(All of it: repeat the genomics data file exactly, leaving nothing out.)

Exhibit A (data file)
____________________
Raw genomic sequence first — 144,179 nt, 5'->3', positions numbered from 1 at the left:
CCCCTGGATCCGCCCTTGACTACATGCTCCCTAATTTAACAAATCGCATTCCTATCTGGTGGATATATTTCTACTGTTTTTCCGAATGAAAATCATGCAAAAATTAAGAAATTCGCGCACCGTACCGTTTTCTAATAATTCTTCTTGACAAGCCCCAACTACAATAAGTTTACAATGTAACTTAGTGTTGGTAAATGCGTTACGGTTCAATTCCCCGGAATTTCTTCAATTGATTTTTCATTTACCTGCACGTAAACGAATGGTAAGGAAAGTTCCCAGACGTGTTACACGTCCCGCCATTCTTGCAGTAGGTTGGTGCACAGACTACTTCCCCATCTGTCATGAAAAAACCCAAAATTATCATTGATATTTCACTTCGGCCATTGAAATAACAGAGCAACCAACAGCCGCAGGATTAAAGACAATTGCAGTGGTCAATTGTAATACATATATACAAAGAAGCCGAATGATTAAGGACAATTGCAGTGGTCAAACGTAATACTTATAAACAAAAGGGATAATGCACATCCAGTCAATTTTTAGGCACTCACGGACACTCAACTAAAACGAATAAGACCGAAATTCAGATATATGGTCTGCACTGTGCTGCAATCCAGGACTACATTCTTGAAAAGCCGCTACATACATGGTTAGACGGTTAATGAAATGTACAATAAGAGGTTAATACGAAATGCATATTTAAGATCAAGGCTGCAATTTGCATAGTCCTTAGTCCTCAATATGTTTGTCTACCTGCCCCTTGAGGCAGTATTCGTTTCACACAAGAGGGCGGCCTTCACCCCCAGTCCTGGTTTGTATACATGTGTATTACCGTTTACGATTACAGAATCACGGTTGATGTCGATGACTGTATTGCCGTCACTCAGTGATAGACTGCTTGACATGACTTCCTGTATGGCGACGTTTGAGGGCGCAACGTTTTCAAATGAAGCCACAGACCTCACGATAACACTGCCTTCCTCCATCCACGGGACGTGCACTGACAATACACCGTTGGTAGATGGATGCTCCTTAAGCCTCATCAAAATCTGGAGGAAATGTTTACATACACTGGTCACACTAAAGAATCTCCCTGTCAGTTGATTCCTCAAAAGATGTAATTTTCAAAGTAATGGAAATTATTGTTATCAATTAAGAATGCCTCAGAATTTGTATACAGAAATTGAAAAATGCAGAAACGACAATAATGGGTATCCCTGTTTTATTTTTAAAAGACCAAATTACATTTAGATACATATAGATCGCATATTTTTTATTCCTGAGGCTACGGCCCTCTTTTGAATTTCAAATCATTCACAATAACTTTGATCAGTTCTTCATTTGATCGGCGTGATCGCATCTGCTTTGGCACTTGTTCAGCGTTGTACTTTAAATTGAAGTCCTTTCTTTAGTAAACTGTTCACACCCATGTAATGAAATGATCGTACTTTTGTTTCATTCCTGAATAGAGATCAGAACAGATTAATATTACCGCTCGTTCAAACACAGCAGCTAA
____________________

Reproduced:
Raw genomic sequence first — 144,179 nt, 5'->3', positions numbered from 1 at the left:
CCCCTGGATCCGCCCTTGACTACATGCTCCCTAATTTAACAAATCGCATTCCTATCTGGTGGATATATTTCTACTGTTTTTCCGAATGAAAATCATGCAAAAATTAAGAAATTCGCGCACCGTACCGTTTTCTAATAATTCTTCTTGACAAGCCCCAACTACAATAAGTTTACAATGTAACTTAGTGTTGGTAAATGCGTTACGGTTCAATTCCCCGGAATTTCTTCAATTGATTTTTCATTTACCTGCACGTAAACGAATGGTAAGGAAAGTTCCCAGACGTGTTACACGTCCCGCCATTCTTGCAGTAGGTTGGTGCACAGACTACTTCCCCATCTGTCATGAAAAAACCCAAAATTATCATTGATATTTCACTTCGGCCATTGAAATAACAGAGCAACCAACAGCCGCAGGATTAAAGACAATTGCAGTGGTCAATTGTAATACATATATACAAAGAAGCCGAATGATTAAGGACAATTGCAGTGGTCAAACGTAATACTTATAAACAAAAGGGATAATGCACATCCAGTCAATTTTTAGGCACTCACGGACACTCAACTAAAACGAATAAGACCGAAATTCAGATATATGGTCTGCACTGTGCTGCAATCCAGGACTACATTCTTGAAAAGCCGCTACATACATGGTTAGACGGTTAATGAAATGTACAATAAGAGGTTAATACGAAATGCATATTTAAGATCAAGGCTGCAATTTGCATAGTCCTTAGTCCTCAATATGTTTGTCTACCTGCCCCTTGAGGCAGTATTCGTTTCACACAAGAGGGCGGCCTTCACCCCCAGTCCTGGTTTGTATACATGTGTATTACCGTTTACGATTACAGAATCACGGTTGATGTCGATGACTGTATTGCCGTCACTCAGTGATAGACTGCTTGACATGACTTCCTGTATGGCGACGTTTGAGGGCGCAACGTTTTCAAATGAAGCCACAGACCTCACGATAACACTGCCTTCCTCCATCCACGGGACGTGCACTGACAATACACCGTTGGTAGATGGATGCTCCTTAAGCCTCATCAAAATCTGGAGGAAATGTTTACATACACTGGTCACACTAAAGAATCTCCCTGTCAGTTGATTCCTCAAAAGATGTAATTTTCAAAGTAATGGAAATTATTGTTATCAATTAAGAATGCCTCAGAATTTGTATACAGAAATTGAAAAATGCAGAAACGACAATAATGGGTATCCCTGTTTTATTTTTAAAAGACCAAATTACATTTAGATACATATAGATCGCATATTTTTTATTCCTGAGGCTACGGCCCTCTTTTGAATTTCAAATCATTCACAATAACTTTGATCAGTTCTTCATTTGATCGGCGTGATCGCATCTGCTTTGGCACTTGTTCAGCGTTGTACTTTAAATTGAAGTCCTTTCTTTAGTAAACTGTTCACACCCATGTAATGAAATGATCGTACTTTTGTTTCATTCCTGAATAGAGATCAGAACAGATTAATATTACCGCTCGTTCAAACACAGCAGCTAA